NEW DELHI: The day after 22 commuters died in the Mumbai stampede at Elphinstone station bridge, Congress leader P Chidambaram scaled up the attack on the bullet train project, saying the high-speed train would, like demonetisation, "kill everything else including safety".
The former Finance Minister had earlier blamed demonetisation for the economic slowdown. A fortnight back, PM Modi had hosted Japanese Prime Minister in his home state Gujarat where the two leaders had laid the foundation for the project. Once the project is completed in 2023, the high-speed train can complete the 508 km distance between Ahmedabad and Mumbai in less than three hours.
"Bullet train is not for ordinary people. It is an ego trip for the high & mighty," Mr Chidambaram said in a series of tweets, taking a swipe at Prime Minister Narendra Modi who is seen as the driving force behind the project.
BJP's disgruntled ally, the Shiv Sena was the first one to link the ambitious project, which will cost around Rs. 1.10 lakh crore, to the 22 deaths in the Mumbai stampede on the decades-old bridge.
"You let the poor passengers die...and for moneyed passengers, you talk about bullet trains," Sena lawmaker Sanjay Raut had said hours after the Mumbai stampede that he described as a "massacre".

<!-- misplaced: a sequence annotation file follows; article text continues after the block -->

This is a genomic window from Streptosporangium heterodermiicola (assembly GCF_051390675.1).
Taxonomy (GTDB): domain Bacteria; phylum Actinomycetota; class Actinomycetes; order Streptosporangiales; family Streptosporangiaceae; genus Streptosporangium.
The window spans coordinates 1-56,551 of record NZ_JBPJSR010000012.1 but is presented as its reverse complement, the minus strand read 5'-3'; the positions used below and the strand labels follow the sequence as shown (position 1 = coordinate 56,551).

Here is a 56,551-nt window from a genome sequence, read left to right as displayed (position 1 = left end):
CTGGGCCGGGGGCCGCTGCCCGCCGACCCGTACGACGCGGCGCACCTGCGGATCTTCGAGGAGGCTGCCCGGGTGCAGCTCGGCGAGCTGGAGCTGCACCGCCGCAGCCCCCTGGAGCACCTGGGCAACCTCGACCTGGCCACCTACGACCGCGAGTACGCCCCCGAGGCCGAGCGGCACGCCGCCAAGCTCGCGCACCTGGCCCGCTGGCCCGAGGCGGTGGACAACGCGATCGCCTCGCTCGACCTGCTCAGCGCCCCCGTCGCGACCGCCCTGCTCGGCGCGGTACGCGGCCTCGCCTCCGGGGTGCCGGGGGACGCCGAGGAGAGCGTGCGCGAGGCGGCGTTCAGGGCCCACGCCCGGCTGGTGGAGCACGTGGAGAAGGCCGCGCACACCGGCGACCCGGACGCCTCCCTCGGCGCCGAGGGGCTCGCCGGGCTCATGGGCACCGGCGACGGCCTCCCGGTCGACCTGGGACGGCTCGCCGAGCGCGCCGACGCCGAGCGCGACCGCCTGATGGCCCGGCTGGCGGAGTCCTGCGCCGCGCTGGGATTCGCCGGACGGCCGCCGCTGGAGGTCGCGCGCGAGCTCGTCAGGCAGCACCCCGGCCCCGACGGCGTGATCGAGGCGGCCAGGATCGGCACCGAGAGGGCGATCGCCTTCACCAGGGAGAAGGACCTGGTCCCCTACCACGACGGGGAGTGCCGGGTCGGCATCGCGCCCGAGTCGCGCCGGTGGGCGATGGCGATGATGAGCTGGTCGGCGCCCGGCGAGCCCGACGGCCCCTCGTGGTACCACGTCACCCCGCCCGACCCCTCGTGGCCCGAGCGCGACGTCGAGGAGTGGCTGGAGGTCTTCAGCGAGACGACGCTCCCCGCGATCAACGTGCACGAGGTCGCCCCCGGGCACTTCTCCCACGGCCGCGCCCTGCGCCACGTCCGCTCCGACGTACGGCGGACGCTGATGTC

The Congress, and Mr Chidambaram had picked up from where left Mr Raut left it.
"It is a time for mourning, but beyond the mourning lies the story of inverted priorities," the former minister said late last evening. He continued on Saturday.
"Railways should spend on safety, better infrastructure and better facilities. Not on bullet train," he said. Taunting Railways Minister Piyush Goyal for pledging to ramp up safety measures on the railways, Mr Chidambaram said the minister could take the pledge when Rs. 1 lakh crore is spent for rail safety, track upgrading, signalling and not for bullet train.
Last month, the former Finance Minister had also sought an apology from PM Narendra Modi for his "failed" decision to demonetise 500 and 1,000 rupee currency notes that led to 104 deaths last year.